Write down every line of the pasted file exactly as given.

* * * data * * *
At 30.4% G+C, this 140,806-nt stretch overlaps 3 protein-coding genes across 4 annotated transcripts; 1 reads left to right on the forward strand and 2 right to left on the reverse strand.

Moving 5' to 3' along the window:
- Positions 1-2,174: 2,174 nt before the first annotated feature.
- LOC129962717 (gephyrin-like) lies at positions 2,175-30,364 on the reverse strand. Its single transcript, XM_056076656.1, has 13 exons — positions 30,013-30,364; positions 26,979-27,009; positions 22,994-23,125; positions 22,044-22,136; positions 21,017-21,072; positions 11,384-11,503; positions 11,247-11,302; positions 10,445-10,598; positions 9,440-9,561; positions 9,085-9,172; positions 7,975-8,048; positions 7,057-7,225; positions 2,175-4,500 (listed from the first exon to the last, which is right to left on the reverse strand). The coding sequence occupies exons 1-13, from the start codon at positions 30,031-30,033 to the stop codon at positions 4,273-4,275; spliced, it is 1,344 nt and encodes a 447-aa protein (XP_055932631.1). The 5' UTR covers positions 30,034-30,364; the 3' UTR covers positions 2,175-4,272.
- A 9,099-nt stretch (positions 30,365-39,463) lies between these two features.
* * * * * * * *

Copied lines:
At 30.4% G+C, this 140,806-nt stretch overlaps 3 protein-coding genes across 4 annotated transcripts; 1 reads left to right on the forward strand and 2 right to left on the reverse strand.

Moving 5' to 3' along the window:
- Positions 1-2,174: 2,174 nt before the first annotated feature.
- LOC129962717 (gephyrin-like) lies at positions 2,175-30,364 on the reverse strand. Its single transcript, XM_056076656.1, has 13 exons — positions 30,013-30,364; positions 26,979-27,009; positions 22,994-23,125; positions 22,044-22,136; positions 21,017-21,072; positions 11,384-11,503; positions 11,247-11,302; positions 10,445-10,598; positions 9,440-9,561; positions 9,085-9,172; positions 7,975-8,048; positions 7,057-7,225; positions 2,175-4,500 (listed from the first exon to the last, which is right to left on the reverse strand). The coding sequence occupies exons 1-13, from the start codon at positions 30,031-30,033 to the stop codon at positions 4,273-4,275; spliced, it is 1,344 nt and encodes a 447-aa protein (XP_055932631.1). The 5' UTR covers positions 30,034-30,364; the 3' UTR covers positions 2,175-4,272.
- A 9,099-nt stretch (positions 30,365-39,463) lies between these two features.